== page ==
Second generation cryoballoon shows favourable outcomes treating persistent atrial fibrillation

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The largest study to date exploring the mid-term efficacy of cryoablation with the second generation device has shown favourable outcomes in patients with persistent atrial fibrillation. At a median follow-up of 10 months, 67% of patients were in sinus rhythm.

Buelent Koektuerk (Department of Cardiology & Electrophysiology, Witten/Herdecke University, Krankenhaus Porz am Rhein, Cologne, Germany) and others reported the results of this observational study ahead-of-print in Circulation Arrhythmia and Electrophysiology.

According to the authors, the use of the cryoballoon technique has increased in recent years and reports have shown success rates of pulmonary vein isolation as high as 80% treating patients with paroxysmal atrial fibrillation with second generation cryoballoon. They note that the technique is also being increasingly performed in patients with persistent atrial fibrillation; however, they write “long term success is not well known.”


In order to assess the medium-term efficacy of the second generation cryoballoon (Arctic Front Advance, Medtronic) for treatment of patients with persistent atrial fibrillation, Koektuerk et al undertook this study, which has the largest patient group reported to date in this setting.


The study enrolled 100 patients (63±10 years, 80% male) with symptomatic persistent atrial fibrillation (94% persistent, 6% long standing persistent) despite one or more than one antiarrhythmic drug. All patients underwent pulmonary vein isolation using a 28mm second generation cryoballoon. The authors note that when documenting atrial fibrillation recurrences a blanking period of three months was considered.


In total, 393 pulmonary veins were successfully isolated with a 100% acute procedural success rate. Total procedural time was 96.2±21.3 minutes and total fluoroscopy time was 19.7±6.7 minutes, the authors report.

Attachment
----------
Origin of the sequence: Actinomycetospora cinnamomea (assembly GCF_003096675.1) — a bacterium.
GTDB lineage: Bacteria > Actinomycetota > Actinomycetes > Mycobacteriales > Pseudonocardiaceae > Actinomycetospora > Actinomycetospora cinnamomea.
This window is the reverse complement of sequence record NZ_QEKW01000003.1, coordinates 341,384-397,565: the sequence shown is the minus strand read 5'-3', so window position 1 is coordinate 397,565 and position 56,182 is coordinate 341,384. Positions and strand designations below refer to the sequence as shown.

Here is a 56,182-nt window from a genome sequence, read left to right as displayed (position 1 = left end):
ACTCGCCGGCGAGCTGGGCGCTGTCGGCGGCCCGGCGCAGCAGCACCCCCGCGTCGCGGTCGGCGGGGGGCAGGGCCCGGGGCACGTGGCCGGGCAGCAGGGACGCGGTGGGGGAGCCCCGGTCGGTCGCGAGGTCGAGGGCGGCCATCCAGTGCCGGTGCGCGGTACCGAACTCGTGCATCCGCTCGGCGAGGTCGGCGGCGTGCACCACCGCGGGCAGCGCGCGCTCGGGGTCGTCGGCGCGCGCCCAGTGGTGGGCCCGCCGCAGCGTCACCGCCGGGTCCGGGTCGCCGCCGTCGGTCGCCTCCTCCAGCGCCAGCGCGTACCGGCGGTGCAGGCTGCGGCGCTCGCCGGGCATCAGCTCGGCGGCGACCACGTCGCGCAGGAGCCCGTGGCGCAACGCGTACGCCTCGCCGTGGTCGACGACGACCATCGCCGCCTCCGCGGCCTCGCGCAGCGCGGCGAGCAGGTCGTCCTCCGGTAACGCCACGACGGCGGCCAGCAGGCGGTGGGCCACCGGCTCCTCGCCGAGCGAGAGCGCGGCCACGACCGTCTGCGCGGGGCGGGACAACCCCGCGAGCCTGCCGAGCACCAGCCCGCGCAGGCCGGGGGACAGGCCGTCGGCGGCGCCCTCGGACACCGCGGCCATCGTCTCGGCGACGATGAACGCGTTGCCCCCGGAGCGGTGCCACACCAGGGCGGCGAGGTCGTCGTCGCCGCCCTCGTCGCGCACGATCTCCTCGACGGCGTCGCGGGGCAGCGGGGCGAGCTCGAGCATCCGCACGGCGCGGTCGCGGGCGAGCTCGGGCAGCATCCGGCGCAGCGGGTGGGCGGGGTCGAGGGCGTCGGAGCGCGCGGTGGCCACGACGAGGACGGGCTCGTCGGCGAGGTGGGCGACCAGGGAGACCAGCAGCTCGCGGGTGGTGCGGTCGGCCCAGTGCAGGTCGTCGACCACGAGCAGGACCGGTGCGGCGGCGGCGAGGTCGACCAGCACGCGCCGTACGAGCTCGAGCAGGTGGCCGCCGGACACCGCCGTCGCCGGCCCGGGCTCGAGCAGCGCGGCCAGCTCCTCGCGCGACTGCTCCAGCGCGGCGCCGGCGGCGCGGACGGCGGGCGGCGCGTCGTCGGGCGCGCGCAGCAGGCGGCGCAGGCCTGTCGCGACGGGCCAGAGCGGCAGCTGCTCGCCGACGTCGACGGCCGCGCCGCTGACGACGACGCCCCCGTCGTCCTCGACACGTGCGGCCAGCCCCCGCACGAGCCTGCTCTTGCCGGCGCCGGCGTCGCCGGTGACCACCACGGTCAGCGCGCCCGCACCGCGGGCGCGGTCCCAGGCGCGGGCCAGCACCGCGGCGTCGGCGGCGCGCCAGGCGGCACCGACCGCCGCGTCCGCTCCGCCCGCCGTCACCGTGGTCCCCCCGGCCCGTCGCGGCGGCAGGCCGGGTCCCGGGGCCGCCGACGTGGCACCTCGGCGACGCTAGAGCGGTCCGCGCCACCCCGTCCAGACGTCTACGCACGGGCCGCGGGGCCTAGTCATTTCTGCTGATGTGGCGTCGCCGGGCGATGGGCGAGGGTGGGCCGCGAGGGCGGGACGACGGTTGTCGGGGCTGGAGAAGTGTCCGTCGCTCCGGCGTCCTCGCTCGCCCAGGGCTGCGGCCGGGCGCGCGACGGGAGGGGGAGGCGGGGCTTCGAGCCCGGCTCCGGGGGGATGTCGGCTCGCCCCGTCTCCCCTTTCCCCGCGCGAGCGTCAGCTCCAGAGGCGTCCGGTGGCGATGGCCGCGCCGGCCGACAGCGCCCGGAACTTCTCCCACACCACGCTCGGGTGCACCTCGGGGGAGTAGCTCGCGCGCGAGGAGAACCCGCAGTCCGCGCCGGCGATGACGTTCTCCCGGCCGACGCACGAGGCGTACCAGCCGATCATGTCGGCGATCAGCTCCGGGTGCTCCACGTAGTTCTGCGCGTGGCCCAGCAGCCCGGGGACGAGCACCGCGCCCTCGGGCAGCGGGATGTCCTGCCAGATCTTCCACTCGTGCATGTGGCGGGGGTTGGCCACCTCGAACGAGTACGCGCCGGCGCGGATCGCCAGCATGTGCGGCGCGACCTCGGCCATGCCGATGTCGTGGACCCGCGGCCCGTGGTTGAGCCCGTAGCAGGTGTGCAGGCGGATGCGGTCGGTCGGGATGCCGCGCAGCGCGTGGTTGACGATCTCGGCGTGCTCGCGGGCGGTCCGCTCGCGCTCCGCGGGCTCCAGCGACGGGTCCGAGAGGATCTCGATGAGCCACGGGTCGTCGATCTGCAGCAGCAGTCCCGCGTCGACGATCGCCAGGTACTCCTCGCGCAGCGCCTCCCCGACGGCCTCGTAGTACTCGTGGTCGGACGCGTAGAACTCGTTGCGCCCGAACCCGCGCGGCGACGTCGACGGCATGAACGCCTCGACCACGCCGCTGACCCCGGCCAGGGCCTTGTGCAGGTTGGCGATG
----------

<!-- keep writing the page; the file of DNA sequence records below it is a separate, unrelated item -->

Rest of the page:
At a mean follow-up of 10.6±6.3 months, 67% of the patients were free from symptomatic atrial fibrillation recurrence. The authors comment that previous studies evaluating first generation cryoballoon demonstrated lower success rates in persistent atrial fibrillation treatment, such as the report from Aytemir K et al (J Interv Card Electrophysiol 2013;38:187-195), which showed 50% success rate at a median of 18 months follow-up.


The authors also found that recurrence at blanking period was the only predictor of long-term atrial fibrillation recurrence.

Regarding complication rate, Koektuerk et al reported that it was low without any pericardial tamponade or cerebrovascular events and only one femoral pseudoaneurysm surgery. Phrenic nerve palsy developed in 3% of patients; the authors note that in two of those it was transient and resolved completely during the intervention.


Koektuerk et al conclude that “using second generation cryoballoon in patients with persistent atrial fibrillation as an index procedure is associated with improved outcomes.” However, they acknowledge that large scale randomised studies are needed to confirm and expand these data and that long-term monitoring with loop recorders “might give more accurate data regarding recurrence rates in this patient population.”

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